Methods and design: A cluster randomised controlled trial of 20 hospitals across 3 Australian states with 2 groups: multi- component multidisciplinary collaborative intervention as the experimental group and usual care as the control group. The intervention is based on behavioural theory and analysis of the steps, roles and barriers relating to rapid assessment for thrombolysis eligibility; it involves a comprehensive range of strategies addressing individual-level and system-level change at each site. The primary outcome is the difference in tPA rates between the two groups post-intervention. The secondary outcome is the proportion of tPA treated patients in both groups with good functional outcomes (modified Rankin Score (mRS <2) and the proportion with intracranial haemorrhage (mRS ≥2), compared to international benchmarks.

Discussion: TIPS will trial a comprehensive, multi-component and multidisciplinary collaborative approach to improving thrombolysis rates at multiple sites. The trial has the potential to identify methods for optimal care which can be implemented for stroke patients during the acute phase. Study findings will include barriers and solutions to effective thrombolysis implementation and trial outcomes will be published whether significant or not.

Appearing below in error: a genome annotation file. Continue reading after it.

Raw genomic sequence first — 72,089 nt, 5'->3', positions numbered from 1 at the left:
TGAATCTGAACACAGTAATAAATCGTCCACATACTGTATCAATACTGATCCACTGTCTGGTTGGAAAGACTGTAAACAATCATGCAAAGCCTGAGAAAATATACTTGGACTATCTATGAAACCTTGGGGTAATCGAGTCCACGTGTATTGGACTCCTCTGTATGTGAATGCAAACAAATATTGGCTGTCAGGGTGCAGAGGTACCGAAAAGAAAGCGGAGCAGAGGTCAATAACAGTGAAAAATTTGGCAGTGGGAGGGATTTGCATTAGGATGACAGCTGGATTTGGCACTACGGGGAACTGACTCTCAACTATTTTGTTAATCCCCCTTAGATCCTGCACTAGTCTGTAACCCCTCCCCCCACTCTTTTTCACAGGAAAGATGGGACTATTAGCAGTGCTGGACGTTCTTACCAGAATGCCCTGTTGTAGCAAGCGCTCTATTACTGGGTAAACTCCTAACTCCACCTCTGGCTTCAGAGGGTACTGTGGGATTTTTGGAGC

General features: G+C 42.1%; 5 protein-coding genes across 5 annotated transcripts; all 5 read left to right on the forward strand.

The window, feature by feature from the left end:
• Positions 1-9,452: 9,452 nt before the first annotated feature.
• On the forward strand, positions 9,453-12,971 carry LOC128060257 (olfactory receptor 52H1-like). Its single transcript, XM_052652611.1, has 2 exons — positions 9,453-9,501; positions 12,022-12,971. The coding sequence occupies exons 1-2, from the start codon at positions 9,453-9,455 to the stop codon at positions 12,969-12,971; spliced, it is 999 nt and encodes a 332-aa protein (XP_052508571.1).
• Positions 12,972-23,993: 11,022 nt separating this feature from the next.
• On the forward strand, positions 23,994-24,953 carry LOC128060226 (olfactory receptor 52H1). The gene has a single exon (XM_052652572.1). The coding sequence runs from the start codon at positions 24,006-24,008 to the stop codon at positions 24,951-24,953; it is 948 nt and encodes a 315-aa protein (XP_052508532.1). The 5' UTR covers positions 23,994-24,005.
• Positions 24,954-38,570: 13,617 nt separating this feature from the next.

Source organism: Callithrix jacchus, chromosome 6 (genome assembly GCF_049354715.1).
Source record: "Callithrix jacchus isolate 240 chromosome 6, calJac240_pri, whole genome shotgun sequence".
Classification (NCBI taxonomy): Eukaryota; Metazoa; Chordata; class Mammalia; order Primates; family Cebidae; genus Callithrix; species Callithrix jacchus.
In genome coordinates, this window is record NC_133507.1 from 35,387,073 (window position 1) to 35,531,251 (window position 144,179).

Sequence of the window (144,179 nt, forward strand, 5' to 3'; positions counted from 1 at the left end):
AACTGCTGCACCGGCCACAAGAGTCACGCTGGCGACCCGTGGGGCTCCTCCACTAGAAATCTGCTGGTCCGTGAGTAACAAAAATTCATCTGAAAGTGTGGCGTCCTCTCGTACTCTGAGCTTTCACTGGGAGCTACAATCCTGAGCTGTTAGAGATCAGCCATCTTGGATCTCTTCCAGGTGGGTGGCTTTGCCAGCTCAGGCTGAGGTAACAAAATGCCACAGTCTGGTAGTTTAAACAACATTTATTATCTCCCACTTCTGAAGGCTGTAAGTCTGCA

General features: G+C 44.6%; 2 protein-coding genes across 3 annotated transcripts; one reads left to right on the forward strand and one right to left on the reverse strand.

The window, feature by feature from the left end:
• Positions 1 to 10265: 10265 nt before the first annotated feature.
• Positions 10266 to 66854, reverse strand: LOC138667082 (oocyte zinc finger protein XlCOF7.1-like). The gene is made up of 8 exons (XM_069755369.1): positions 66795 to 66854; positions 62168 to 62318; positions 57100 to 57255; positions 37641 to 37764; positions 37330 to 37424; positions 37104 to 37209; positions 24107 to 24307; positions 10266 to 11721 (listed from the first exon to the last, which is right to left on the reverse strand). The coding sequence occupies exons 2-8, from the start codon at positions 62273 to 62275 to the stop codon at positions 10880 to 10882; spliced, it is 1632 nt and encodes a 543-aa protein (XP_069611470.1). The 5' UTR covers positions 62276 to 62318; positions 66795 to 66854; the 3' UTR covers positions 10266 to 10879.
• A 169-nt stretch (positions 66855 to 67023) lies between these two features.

Trial registration: Australian New Zealand Clinical Trials Registry: ACTRN12613000939796.

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Related in: MedlinePlus

Timing of delivery of intervention activities.
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Related In: Results  -  Collection

License 1 - License 2
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Figure 2: Timing of delivery of intervention activities.

Mentions: The TIPS intervention components described below are grounded in behavioural theory and accord with the Behaviour Change Wheel (BCW) method [47]. The BCW emphasises the importance of ensuring that proponents have the capability, opportunity and motivation to perform the desired behaviour through interventions such as education, persuasion, incentivisation, coercion, training, restriction, environmental restructuring, modelling and enablement. A situational analysis based on the ‘patient journey’ is a foundational intervention component in that it delineates the steps and associated staff roles involved in successful delivery of thrombolysis. The TIPS intervention components are delivered via a number of intervention activities, the timing and content of which is presented in Figure 2.